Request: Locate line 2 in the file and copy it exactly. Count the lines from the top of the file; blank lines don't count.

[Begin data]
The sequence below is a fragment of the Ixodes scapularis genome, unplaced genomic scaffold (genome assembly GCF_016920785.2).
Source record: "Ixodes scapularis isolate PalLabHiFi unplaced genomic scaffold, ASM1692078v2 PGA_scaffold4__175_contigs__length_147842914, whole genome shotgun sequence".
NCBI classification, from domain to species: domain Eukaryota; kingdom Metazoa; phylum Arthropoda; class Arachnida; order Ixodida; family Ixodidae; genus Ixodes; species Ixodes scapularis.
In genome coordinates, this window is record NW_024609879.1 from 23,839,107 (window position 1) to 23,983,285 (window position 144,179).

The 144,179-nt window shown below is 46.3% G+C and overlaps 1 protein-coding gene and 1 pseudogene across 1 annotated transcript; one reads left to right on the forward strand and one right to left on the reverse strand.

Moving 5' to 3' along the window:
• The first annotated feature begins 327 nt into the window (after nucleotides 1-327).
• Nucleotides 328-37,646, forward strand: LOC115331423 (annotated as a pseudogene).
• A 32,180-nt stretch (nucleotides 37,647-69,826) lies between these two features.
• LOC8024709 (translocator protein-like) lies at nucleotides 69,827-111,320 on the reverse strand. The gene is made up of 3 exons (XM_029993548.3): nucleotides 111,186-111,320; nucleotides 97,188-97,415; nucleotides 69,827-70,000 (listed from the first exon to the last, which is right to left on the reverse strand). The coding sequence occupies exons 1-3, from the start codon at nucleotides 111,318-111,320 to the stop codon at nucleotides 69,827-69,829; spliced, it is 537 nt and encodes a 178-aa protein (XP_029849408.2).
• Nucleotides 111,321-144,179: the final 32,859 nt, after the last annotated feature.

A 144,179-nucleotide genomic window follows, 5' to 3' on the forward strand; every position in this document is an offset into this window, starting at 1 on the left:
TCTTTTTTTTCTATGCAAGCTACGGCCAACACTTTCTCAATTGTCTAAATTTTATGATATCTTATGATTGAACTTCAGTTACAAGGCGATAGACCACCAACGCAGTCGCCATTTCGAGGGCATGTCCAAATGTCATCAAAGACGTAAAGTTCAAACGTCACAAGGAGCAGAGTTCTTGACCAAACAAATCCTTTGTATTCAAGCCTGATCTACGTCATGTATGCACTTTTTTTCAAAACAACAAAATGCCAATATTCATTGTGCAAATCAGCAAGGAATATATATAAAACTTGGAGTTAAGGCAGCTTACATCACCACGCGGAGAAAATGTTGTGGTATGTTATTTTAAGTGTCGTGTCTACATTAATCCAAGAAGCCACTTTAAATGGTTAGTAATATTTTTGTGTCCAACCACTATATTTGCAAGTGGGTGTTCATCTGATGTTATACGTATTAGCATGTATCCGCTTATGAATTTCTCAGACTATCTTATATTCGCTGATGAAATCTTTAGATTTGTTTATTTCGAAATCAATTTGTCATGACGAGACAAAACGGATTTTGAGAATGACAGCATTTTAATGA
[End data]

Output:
Source record: "Ixodes scapularis isolate PalLabHiFi unplaced genomic scaffold, ASM1692078v2 PGA_scaffold4__175_contigs__length_147842914, whole genome shotgun sequence".